Iodine trichloride

VSEPR Theory – Iodine Trichloride (ICl3) – Expanded Valence
VSEPR Theory – Iodine Trichloride (ICl3) – Expanded Valence

Iodine trichloride

Names
IUPAC name

Iodine trichloride

Other names

Diiodine hexachloride

Identifiers

3D model (JSmol)

ChemSpider
ECHA InfoCard 100.011.582

PubChem CID

UNII

CompTox Dashboard (EPA)

Properties
I2Cl6
Molar mass 466.5281 g/mol
Appearance yellow solid
Density 3.11 g/cm3
Melting point 63 °C (145 °F; 336 K)
−90.2×10−6 cm3/mol

Except where otherwise noted, data are given for materials in their standard state (at 25 °C [77 °F], 100 kPa).

Iodine trichloride is an interhalogen compound of iodine and chlorine. It is bright yellow but upon time and exposure to light it turns red due to the presence of elemental iodine. In the solid state is present as a planar dimer I2Cl6, with two bridging Cl atoms.[1]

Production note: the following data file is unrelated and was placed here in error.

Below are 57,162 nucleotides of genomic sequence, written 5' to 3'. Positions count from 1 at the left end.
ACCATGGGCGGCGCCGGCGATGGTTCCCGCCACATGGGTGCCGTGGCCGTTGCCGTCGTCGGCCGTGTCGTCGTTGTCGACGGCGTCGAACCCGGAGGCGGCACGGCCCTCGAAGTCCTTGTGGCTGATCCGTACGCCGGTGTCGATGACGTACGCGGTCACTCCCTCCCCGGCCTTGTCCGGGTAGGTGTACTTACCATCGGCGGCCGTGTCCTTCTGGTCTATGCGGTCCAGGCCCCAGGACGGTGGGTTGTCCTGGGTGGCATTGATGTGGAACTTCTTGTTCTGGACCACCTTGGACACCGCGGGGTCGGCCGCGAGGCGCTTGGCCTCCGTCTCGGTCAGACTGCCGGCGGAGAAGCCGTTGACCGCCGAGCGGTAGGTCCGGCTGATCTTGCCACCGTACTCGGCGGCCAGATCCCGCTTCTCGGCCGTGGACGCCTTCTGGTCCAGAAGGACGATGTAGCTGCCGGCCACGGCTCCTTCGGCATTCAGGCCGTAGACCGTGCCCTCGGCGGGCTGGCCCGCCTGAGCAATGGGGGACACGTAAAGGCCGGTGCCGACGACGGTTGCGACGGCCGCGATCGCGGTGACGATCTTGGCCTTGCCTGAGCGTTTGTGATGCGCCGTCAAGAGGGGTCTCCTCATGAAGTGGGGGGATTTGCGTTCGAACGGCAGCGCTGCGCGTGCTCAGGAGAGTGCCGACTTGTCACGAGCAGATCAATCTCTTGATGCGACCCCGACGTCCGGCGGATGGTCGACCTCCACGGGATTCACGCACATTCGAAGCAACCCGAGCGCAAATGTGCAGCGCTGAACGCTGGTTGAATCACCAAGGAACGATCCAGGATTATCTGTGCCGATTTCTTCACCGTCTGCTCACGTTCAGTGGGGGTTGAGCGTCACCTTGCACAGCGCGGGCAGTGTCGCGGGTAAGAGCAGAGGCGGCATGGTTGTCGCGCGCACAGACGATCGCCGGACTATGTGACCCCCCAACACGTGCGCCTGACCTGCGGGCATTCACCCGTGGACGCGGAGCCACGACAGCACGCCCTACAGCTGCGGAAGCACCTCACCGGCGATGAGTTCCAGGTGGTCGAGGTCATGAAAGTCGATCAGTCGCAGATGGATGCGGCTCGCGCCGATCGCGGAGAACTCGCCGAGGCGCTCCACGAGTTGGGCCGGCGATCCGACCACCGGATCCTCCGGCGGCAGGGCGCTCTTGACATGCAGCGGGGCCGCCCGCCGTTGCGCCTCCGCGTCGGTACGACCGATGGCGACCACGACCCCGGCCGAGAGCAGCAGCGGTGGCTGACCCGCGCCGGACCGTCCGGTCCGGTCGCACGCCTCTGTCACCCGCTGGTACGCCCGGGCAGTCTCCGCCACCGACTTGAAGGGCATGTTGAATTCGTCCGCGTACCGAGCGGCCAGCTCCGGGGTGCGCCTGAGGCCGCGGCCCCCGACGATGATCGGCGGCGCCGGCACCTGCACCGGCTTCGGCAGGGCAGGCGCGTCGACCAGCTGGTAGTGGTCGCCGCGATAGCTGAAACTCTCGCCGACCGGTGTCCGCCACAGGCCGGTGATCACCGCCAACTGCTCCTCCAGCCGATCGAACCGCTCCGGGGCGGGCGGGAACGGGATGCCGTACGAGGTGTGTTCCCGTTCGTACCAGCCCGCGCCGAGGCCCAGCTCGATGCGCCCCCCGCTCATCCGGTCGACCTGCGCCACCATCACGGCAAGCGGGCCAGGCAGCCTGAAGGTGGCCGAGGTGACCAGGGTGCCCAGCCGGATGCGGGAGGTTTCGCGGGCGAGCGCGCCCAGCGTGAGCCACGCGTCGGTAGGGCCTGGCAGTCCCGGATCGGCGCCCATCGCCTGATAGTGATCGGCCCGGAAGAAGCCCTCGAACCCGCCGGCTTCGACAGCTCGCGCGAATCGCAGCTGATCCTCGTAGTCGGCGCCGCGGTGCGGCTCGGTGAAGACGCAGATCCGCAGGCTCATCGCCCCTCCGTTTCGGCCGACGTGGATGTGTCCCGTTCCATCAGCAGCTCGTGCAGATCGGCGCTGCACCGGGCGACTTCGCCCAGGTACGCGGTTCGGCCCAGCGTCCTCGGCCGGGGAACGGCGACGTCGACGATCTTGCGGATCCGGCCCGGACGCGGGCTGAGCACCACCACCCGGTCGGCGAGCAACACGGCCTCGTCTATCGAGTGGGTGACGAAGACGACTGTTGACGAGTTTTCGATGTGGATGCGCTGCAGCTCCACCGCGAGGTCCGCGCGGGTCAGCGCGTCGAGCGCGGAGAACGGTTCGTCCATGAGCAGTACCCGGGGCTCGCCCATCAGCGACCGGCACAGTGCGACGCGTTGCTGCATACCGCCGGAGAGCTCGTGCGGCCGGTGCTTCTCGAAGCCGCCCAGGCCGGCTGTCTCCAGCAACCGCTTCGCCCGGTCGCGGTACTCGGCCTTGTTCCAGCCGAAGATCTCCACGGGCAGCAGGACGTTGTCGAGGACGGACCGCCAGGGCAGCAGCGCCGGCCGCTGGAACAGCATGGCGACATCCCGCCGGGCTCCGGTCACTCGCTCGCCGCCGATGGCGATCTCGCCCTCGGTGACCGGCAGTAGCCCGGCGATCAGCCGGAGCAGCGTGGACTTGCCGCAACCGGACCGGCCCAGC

It can be prepared by reacting iodine with an excess of liquid chlorine at −70 °C. In the molten state it is conductive, which may indicate dissociation:[2]

I2Cl6 ⇌ ICl+
2 + ICl−
4

Iodine trichloride can be created by heating a mixture of liquid iodine and chlorine gas to 105 °C.

It is an oxidizing agent, capable of causing fire on contact with organic materials.

References[edit]

  1. ^ K. H. Boswijk; E. H. Wiebenga (1954). “The crystal structure of I2Cl6 (ICl3)”. Acta Crystallographica. 7 (5): 417–423. doi:10.1107/S0365110X54001260.
  2. ^ Greenwood, Norman N.; Earnshaw, Alan (1997). Chemistry of the Elements (2nd ed.). Butterworth-Heinemann. ISBN 978-0-08-037941-8.

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